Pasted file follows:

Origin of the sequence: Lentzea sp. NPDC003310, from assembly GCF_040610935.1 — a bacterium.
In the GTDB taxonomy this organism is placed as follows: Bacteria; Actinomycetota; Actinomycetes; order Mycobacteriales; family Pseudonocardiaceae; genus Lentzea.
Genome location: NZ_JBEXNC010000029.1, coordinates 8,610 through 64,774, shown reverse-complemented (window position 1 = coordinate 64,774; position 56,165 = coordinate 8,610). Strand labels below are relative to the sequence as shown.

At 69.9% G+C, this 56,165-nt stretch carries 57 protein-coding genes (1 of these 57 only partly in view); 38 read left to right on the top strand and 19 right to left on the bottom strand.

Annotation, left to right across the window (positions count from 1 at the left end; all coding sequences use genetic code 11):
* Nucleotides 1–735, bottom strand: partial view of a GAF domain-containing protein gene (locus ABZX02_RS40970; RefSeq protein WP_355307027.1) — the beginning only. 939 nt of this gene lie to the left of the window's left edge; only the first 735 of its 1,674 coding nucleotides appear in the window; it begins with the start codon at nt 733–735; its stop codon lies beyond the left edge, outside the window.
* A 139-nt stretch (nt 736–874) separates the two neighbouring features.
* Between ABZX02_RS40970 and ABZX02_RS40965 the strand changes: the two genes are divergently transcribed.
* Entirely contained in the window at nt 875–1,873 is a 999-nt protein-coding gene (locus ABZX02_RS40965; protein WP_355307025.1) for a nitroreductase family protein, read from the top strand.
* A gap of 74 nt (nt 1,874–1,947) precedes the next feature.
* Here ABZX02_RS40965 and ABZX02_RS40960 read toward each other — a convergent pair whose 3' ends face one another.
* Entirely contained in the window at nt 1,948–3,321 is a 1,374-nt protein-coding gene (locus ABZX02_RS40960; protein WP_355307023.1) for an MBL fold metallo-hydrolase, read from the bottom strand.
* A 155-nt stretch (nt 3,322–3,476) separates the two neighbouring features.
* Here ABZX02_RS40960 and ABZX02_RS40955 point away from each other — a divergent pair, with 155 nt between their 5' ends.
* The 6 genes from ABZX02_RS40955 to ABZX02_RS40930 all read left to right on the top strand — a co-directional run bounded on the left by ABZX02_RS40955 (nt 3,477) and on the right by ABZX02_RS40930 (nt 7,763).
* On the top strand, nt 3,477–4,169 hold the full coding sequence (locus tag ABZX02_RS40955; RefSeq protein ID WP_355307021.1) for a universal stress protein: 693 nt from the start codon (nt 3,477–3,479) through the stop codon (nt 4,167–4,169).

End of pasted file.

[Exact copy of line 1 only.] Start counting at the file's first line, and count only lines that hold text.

Origin of the sequence: Lentzea sp. NPDC003310, from assembly GCF_040610935.1 — a bacterium.